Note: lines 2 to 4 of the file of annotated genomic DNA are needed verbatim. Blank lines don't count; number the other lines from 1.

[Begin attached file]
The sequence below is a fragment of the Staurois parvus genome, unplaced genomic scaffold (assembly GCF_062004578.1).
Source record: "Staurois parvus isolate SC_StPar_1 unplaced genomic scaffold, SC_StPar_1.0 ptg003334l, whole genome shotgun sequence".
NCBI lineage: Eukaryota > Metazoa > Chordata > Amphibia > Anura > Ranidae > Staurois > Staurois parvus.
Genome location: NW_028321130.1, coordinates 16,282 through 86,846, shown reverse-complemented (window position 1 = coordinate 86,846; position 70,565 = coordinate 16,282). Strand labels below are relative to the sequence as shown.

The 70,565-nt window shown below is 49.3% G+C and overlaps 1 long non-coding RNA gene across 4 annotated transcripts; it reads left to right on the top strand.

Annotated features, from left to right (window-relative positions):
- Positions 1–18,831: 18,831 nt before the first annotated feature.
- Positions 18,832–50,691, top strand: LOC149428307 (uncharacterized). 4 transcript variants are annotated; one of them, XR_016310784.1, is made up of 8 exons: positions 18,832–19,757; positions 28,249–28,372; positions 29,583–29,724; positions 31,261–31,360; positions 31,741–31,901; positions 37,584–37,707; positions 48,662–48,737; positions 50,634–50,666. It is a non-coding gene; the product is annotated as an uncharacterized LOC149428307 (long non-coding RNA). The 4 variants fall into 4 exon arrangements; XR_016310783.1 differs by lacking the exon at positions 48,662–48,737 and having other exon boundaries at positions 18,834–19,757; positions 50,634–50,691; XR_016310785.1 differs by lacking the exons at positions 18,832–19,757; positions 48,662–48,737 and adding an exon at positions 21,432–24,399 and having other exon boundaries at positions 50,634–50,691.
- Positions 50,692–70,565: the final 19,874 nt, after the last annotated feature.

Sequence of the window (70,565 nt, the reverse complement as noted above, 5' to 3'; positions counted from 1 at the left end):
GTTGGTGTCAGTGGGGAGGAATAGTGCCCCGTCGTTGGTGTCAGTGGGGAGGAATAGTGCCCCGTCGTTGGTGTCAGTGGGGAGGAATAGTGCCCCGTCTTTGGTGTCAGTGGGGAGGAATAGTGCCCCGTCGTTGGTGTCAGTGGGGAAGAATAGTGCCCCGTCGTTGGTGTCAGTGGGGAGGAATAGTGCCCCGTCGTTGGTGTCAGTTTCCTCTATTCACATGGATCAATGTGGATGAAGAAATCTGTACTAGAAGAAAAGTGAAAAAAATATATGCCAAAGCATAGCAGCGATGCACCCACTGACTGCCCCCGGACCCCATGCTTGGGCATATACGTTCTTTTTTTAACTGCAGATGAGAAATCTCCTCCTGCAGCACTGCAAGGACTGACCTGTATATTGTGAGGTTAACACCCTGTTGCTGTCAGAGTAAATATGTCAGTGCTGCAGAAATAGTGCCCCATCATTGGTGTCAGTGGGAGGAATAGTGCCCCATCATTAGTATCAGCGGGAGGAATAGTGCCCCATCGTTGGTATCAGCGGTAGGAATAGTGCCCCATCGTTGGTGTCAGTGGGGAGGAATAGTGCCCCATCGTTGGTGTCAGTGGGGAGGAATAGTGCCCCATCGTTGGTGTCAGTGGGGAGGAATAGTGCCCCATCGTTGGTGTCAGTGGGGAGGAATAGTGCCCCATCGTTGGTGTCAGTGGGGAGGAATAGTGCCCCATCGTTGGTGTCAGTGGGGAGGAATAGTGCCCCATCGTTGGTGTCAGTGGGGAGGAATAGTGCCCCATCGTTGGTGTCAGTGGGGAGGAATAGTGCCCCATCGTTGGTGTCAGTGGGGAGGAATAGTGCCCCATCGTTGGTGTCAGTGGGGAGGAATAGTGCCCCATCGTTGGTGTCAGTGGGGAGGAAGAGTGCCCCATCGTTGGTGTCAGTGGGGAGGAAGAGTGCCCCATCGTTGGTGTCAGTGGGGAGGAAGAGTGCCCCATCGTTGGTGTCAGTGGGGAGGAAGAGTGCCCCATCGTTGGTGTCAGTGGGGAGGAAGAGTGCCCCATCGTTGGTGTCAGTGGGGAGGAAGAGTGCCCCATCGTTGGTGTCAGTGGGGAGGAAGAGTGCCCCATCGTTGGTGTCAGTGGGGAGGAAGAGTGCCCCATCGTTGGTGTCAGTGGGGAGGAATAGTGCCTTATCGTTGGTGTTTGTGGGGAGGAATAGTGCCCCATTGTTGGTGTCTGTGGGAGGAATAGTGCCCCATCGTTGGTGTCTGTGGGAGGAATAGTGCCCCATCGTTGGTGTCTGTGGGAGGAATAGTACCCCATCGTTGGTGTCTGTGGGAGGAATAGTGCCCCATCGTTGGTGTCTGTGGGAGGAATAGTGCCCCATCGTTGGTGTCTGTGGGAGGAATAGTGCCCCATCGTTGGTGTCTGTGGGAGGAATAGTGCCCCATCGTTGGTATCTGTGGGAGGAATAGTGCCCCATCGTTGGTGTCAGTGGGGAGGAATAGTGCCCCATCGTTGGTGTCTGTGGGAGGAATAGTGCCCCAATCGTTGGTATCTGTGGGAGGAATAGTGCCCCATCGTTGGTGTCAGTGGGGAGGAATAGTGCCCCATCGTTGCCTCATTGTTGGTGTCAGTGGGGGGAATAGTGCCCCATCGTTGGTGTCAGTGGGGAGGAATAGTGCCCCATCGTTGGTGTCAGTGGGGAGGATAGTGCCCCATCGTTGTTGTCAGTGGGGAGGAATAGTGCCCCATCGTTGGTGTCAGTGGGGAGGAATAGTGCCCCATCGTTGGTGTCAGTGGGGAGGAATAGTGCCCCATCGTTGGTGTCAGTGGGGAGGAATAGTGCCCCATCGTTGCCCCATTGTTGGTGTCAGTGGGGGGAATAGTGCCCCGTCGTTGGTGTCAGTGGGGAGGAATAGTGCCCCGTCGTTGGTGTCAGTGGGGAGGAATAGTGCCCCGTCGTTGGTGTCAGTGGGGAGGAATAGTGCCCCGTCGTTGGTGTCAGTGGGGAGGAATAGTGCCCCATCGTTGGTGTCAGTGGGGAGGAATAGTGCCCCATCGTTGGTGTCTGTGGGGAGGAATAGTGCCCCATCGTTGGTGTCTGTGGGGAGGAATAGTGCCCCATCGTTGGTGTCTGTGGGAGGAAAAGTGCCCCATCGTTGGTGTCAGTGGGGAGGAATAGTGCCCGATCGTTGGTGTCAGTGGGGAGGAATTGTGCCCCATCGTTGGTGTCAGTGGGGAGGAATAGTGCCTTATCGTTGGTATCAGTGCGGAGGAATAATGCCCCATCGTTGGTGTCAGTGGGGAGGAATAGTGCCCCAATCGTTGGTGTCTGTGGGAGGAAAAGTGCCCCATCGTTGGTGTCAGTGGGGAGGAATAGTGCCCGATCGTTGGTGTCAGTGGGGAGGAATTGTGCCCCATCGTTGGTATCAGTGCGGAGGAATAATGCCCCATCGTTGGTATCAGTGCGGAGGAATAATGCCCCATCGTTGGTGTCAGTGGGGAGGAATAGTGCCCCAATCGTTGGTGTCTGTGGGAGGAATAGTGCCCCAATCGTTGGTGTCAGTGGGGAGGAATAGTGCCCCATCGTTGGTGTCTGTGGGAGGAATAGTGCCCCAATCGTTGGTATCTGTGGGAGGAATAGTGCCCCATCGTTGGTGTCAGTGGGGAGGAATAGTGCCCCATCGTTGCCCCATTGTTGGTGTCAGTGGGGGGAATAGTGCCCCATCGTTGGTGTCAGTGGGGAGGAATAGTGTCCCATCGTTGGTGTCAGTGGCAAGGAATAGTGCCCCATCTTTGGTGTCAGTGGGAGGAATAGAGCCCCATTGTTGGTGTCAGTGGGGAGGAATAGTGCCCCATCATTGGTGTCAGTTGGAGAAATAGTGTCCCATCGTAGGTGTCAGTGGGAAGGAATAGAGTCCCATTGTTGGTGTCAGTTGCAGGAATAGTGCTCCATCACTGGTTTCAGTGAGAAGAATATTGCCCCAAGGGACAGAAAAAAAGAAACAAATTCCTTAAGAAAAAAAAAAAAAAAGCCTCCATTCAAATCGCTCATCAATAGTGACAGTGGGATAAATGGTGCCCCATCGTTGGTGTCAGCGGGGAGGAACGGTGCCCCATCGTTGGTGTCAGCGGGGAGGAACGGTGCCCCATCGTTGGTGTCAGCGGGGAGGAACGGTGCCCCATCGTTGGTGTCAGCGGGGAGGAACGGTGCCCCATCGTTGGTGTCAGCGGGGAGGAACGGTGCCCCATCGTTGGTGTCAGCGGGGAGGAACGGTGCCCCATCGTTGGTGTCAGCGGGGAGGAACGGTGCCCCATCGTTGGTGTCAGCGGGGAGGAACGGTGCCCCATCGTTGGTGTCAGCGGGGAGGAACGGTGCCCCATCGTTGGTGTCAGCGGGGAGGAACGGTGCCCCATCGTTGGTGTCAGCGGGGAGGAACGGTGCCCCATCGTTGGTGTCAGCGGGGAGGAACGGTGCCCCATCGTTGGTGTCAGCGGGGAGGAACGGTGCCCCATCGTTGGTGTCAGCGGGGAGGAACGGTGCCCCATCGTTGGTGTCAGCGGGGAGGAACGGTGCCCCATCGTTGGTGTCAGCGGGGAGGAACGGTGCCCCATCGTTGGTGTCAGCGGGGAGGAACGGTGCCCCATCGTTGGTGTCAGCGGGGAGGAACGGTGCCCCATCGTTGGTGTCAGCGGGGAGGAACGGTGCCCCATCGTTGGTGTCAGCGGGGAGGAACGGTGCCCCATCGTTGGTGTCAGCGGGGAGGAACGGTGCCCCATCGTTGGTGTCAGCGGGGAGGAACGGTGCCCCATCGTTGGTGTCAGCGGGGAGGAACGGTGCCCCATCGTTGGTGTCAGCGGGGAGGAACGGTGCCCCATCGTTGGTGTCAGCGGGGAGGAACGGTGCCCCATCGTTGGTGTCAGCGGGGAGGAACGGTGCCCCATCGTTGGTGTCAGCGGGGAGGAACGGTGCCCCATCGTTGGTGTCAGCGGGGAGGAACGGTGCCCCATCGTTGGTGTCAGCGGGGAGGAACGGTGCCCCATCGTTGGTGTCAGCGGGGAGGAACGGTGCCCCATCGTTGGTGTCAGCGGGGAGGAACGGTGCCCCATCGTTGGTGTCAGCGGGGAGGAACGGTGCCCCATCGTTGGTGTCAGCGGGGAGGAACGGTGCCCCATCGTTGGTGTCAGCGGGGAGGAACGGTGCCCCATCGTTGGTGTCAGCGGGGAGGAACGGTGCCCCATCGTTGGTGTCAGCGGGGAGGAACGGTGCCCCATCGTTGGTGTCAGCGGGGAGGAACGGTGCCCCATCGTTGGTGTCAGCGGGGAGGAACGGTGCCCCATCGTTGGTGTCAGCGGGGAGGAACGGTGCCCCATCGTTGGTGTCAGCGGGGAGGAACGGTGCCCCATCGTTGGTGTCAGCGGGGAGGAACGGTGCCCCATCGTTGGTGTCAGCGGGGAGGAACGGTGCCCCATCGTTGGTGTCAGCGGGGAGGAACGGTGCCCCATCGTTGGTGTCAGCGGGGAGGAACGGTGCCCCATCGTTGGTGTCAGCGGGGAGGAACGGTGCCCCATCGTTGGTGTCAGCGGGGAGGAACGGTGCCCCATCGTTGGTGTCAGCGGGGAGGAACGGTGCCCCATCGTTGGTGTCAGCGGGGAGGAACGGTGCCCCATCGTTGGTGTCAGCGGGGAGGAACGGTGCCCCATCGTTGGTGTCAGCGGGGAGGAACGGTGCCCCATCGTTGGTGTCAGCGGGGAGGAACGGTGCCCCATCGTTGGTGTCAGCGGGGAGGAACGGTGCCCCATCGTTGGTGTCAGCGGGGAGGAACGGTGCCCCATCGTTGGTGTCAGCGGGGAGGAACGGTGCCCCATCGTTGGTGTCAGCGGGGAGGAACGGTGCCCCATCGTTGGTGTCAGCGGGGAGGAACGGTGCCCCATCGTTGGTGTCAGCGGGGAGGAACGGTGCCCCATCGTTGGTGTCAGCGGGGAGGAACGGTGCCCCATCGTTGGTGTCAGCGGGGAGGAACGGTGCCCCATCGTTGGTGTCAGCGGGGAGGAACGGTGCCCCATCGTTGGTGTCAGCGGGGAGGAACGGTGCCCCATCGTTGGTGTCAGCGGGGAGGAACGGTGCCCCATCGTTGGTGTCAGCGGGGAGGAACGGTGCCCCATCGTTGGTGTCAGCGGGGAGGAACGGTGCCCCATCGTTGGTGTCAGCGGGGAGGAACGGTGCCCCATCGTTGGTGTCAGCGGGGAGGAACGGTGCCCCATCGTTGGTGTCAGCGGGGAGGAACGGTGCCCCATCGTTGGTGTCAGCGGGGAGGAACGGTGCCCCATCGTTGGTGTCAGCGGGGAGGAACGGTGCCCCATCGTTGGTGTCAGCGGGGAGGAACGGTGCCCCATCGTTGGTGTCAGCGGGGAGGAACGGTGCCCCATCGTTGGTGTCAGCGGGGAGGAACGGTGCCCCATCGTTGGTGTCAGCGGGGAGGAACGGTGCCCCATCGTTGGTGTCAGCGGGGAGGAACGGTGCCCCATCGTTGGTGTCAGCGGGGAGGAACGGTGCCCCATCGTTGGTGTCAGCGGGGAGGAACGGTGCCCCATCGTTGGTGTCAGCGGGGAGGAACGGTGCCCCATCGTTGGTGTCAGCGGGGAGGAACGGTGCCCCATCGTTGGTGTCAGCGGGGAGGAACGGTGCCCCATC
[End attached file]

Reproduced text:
Source record: "Staurois parvus isolate SC_StPar_1 unplaced genomic scaffold, SC_StPar_1.0 ptg003334l, whole genome shotgun sequence".
NCBI lineage: Eukaryota > Metazoa > Chordata > Amphibia > Anura > Ranidae > Staurois > Staurois parvus.
Genome location: NW_028321130.1, coordinates 16,282 through 86,846, shown reverse-complemented (window position 1 = coordinate 86,846; position 70,565 = coordinate 16,282). Strand labels below are relative to the sequence as shown.